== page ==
— Paul Watzlawick⁵

In entrepreneurship, the paradox mindset is an asset that allows for the reconsideration and reevaluation of the problem. One major way is to lay aside the idea generation and focus rather on the people, especially those who usually do not have much to say. Much of our world has been revolutionized by the neglected people whose innovation and creativity are birthed out of a paradoxical system. Many of the world’s leaders, past and present, have come out to confirm their introverted nature and many visionaries whose visions weren’t understood became the shakers and movers of this world.

We often look to environments that encourage idea generation and exchange. These environments, however, are places that often exacerbate the situation. There is an excessive attention given to the why’s which then leads back to the problem. The who’s of the matter are much a bigger asset than the why’s. This is why we created sh|ft, a platform that gives prominence to the voice of eccentric people whose innovation and creativity are paradoxical to most existing structures.

The Organizational Challenge

A paradox mindset is pivotal to the growth of most businesses. Unbeknownst to most, organizations themselves are full of paradoxes. Most organizations are facing today three core narratives in their strategies, which are highly paradoxical towards each other. This is mostly a) maintaining the existing business model (as there is still a major revenue coming from) b) launching new (often digital) products to react to the market shift and disruptive movements and c) developing mid- and long-term developments for new products for a period of time when products of a) will no longer be profitable.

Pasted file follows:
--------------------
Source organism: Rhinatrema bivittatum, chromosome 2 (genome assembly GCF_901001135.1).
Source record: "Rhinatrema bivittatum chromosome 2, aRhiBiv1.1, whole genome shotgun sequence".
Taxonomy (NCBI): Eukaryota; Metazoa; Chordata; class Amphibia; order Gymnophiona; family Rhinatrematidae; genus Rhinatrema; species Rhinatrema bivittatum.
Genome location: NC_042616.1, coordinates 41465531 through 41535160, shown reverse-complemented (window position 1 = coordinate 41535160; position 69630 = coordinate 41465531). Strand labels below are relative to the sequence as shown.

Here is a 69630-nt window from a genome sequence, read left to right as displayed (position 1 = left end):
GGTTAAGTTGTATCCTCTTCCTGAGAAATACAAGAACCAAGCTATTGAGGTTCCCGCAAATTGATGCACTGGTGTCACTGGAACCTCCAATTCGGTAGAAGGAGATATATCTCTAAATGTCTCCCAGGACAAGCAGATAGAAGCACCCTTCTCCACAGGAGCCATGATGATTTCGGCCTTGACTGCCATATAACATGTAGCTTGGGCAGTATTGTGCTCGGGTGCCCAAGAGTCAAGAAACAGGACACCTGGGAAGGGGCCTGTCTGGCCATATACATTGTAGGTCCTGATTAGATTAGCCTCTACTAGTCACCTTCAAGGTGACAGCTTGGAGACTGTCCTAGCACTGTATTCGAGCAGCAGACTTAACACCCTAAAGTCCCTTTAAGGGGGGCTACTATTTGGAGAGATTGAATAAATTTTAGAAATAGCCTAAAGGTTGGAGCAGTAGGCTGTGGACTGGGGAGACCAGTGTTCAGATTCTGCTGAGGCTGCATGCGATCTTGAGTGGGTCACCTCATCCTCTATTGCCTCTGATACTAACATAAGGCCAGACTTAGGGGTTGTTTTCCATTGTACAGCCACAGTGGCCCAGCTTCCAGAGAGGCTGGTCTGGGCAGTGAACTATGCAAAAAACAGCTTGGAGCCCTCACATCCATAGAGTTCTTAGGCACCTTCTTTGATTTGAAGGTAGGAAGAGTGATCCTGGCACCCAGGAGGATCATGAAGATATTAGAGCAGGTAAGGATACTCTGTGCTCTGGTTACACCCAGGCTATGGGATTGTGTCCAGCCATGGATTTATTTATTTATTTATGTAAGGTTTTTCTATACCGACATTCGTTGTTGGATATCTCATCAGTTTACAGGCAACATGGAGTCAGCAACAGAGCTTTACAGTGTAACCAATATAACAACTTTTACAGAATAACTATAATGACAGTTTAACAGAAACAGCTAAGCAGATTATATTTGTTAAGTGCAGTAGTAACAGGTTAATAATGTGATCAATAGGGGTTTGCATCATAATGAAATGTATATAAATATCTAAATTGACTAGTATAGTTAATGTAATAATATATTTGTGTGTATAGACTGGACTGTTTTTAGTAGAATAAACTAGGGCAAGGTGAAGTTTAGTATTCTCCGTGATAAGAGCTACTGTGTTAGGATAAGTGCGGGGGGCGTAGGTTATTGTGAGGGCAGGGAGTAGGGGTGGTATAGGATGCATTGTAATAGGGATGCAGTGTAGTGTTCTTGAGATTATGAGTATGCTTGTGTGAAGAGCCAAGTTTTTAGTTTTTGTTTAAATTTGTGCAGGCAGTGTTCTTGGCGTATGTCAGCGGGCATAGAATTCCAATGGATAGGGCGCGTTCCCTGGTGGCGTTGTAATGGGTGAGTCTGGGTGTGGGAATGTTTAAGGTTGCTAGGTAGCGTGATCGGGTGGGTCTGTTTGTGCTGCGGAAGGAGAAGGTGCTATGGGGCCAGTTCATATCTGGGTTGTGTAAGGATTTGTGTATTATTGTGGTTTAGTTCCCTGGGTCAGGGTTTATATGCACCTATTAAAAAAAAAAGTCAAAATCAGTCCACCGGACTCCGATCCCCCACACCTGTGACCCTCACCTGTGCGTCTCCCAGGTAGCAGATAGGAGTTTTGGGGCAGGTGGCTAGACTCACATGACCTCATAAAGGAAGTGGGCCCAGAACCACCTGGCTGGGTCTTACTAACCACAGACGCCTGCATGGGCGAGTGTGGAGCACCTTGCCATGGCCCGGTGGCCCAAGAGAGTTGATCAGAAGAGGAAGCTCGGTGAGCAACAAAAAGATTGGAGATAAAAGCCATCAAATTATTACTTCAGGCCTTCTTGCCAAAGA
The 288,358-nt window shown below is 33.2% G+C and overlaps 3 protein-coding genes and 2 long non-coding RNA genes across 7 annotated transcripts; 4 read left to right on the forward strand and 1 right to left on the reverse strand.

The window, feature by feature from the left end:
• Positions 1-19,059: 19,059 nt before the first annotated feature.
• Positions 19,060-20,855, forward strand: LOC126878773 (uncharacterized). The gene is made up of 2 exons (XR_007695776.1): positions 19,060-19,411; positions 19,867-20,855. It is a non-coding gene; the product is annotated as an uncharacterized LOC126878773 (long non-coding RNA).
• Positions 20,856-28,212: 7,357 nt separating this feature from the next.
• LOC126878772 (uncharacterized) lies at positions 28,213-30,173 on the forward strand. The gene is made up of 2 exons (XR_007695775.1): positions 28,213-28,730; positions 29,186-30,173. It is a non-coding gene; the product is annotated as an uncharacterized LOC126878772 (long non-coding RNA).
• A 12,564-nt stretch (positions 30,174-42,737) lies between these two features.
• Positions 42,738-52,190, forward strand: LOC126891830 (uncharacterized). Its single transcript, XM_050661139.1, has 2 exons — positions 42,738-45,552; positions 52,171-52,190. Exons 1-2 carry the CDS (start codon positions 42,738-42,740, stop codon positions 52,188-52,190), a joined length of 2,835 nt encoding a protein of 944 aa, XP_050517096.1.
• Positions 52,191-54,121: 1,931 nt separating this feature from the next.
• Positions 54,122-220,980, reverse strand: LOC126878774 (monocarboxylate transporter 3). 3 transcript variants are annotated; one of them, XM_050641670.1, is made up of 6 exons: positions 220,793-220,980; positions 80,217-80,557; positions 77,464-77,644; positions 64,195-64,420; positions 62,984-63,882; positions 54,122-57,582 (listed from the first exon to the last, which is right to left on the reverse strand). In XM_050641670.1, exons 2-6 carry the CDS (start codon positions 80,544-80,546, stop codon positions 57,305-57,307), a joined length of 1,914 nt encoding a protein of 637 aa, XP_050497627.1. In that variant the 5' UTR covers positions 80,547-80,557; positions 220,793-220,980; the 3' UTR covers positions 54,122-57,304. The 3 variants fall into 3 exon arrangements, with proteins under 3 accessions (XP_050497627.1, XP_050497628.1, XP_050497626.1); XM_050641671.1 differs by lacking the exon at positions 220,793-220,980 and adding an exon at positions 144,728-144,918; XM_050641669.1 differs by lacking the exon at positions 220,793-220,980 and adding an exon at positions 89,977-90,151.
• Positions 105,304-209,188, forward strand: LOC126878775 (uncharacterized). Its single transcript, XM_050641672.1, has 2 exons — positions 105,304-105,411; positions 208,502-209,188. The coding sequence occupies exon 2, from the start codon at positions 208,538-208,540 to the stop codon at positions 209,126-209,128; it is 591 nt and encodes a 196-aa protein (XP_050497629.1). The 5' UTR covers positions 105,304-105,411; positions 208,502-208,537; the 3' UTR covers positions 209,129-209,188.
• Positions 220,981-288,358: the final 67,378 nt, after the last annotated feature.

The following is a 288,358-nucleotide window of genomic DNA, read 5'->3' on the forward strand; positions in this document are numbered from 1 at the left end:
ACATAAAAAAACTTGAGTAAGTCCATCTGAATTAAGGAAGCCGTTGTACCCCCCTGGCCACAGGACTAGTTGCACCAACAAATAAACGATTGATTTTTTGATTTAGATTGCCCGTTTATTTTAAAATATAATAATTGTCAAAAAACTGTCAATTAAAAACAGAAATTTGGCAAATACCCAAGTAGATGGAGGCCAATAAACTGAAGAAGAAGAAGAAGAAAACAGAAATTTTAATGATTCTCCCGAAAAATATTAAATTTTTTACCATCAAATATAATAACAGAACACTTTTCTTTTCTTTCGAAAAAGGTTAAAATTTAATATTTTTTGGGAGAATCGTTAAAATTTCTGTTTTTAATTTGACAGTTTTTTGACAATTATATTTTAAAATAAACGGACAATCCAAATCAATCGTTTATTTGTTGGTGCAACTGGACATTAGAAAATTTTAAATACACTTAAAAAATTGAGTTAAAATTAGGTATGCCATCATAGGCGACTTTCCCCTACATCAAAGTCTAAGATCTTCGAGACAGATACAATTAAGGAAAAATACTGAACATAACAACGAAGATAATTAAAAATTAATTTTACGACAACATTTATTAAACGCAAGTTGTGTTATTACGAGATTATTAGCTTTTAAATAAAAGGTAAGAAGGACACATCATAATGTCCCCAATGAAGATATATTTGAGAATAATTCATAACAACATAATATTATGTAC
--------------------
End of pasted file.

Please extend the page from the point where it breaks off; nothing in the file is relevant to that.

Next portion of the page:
You can frame them in three waves or three horizons, which on a green field in an ideal environment offers already a perspective on how to deal with these narratives and strategic streams:

As most existing organizations do not have such an ideal playground, they tend to outsource b) or c) or acquire b) and c). Still, on a leadership level, you are dealing with completely different energies (consolidation vs. exploration), leadership styles and strategic narratives. This also raises the question on how to communicate this organizational development to stakeholders, employees and towards the market. How can you ensure that employees get a clear understanding of the situation, the challenges and their part towards the succession of the strategy?

This is another field where a deeper understanding of paradox mindset capabilities can help to address these tensions and twists. Authenticity can play a major role here: not denying the situation and again developing a clear strategic agenda and communication.

In their efforts to achieve a particular goal, some organizations use diversity as a means to inclusion. In other instances, we have seen a few organizations try to create a business structure that enhances freedom at work. Organizations consequently have to develop, recognize and promote paradox mindset capabilities